It’s still fresh in my mind that sinking feeling when we came out of the restaurant in La Crosse and saw an empty bike rack. (Here’s a link to the La Crosse, Wisconsin article.) How could this happen so quickly? The bikes were locked together. I immediately called 911. The responding officer took our statement and pictures of the car/rack. Then he sent an email out to the La Crosse police department with a descriptions and pictures of our bikes. He also notified all local pawn shops in case the thief tried to unload them quickly.
Checking our surroundings, we noticed there were surveillance cameras facing the parking lot. The officer worked to secure the video which revealed the vehicle, but the license plate wasn’t clear. At the time of writing this article, the police are trying to secure footage from surrounding local businesses as the thief drove in and out of the lot three times before taking the bikes.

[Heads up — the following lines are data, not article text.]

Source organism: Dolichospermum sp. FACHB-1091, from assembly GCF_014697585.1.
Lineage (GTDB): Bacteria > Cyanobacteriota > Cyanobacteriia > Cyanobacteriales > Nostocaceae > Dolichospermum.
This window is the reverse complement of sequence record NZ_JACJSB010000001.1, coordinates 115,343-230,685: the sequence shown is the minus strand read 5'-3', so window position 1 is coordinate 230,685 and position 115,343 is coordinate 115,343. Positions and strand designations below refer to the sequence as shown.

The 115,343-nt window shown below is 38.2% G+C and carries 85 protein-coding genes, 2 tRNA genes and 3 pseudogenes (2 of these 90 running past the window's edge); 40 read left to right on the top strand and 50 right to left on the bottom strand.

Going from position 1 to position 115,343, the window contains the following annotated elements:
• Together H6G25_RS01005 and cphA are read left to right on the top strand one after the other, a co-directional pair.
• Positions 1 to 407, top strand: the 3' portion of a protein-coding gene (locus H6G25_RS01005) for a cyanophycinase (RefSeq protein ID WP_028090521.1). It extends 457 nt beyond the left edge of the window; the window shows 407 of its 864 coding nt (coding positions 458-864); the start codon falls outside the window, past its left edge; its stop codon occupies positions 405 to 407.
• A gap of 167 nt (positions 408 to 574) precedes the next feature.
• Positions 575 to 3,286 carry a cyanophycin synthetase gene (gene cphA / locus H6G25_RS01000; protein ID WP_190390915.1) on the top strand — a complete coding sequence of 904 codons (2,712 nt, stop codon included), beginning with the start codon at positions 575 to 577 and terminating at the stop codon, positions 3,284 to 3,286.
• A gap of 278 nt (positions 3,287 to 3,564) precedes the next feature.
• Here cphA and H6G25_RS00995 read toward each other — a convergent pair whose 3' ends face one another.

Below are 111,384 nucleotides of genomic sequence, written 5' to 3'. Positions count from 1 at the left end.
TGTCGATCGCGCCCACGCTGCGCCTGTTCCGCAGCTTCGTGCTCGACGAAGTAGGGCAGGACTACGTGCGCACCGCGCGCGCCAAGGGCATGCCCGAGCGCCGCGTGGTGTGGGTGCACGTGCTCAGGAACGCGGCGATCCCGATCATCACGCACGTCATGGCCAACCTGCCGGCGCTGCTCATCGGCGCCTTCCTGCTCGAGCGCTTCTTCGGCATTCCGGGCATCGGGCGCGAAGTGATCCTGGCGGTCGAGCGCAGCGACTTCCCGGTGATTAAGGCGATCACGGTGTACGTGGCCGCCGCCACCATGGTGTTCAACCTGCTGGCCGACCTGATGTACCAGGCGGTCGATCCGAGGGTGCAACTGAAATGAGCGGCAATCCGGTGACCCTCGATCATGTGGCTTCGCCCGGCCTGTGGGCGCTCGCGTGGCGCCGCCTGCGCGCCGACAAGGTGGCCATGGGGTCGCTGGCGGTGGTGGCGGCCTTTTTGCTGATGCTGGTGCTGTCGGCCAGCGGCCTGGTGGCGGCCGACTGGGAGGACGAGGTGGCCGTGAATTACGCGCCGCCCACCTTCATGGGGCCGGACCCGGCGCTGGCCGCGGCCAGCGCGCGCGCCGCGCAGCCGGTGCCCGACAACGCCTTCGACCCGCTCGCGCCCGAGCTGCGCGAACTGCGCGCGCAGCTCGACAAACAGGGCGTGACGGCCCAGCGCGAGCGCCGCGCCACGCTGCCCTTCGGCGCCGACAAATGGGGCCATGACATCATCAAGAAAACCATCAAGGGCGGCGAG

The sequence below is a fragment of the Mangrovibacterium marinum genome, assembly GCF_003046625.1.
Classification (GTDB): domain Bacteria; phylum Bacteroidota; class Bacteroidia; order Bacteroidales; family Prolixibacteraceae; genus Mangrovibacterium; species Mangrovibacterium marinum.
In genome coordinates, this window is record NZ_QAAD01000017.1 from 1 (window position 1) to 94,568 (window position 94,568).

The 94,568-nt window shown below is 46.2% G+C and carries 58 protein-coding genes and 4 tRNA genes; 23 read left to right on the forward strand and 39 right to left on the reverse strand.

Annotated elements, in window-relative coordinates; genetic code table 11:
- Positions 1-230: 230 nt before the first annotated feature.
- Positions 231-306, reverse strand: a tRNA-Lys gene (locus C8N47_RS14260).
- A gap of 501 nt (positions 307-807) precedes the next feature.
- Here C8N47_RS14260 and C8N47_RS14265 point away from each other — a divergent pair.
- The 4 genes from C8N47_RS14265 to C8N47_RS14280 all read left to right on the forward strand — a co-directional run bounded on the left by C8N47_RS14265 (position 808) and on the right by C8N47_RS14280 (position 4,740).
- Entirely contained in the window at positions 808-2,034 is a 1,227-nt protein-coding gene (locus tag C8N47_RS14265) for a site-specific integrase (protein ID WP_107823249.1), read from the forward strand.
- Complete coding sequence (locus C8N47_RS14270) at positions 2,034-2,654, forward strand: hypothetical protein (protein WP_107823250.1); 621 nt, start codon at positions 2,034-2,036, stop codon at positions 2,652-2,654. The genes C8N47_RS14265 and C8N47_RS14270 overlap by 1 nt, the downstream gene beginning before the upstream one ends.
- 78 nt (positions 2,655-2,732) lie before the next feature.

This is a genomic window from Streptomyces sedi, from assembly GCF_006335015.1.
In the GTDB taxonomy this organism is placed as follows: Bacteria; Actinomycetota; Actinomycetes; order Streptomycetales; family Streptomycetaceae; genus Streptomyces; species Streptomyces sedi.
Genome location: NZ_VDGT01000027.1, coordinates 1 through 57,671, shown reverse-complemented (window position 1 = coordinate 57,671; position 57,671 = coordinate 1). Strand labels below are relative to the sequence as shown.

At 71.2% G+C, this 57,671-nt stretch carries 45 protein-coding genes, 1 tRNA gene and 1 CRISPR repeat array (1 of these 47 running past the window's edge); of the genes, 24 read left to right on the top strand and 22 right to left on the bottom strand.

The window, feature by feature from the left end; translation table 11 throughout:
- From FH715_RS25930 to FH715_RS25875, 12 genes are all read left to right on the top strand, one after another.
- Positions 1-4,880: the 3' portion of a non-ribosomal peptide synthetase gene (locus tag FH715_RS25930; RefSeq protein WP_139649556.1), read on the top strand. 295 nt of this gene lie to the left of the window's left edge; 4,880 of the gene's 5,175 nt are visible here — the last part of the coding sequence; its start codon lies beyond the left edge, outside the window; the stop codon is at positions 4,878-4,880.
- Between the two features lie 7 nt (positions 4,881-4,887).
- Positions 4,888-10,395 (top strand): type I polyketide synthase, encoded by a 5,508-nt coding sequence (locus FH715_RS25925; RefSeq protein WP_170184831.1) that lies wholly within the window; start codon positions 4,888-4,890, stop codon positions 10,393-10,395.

Besides filing a police report, what should you do? This was new territory for me, but I knew I had to hit social media to get the word out. My goal was to make our bikes so hot the thief wouldn’t be able to easily unload them. Also, more eyes looking for our bikes would help our odds of getting them back.
Having a good description and pictures of both bikes was critical. I posted everywhere and asked people to share. Within 2 hours my post had gone viral with over 300 shares! The power of social media is amazing.
I hope you’re never in the position to need this information, but here are suggestions on where to post if your bike is stolen.
- Facebook groups and pages:
- Local bicycle shops
- Cycling clubs
- Triathlon clubs
- Velo swaps and bike relevant for sale groups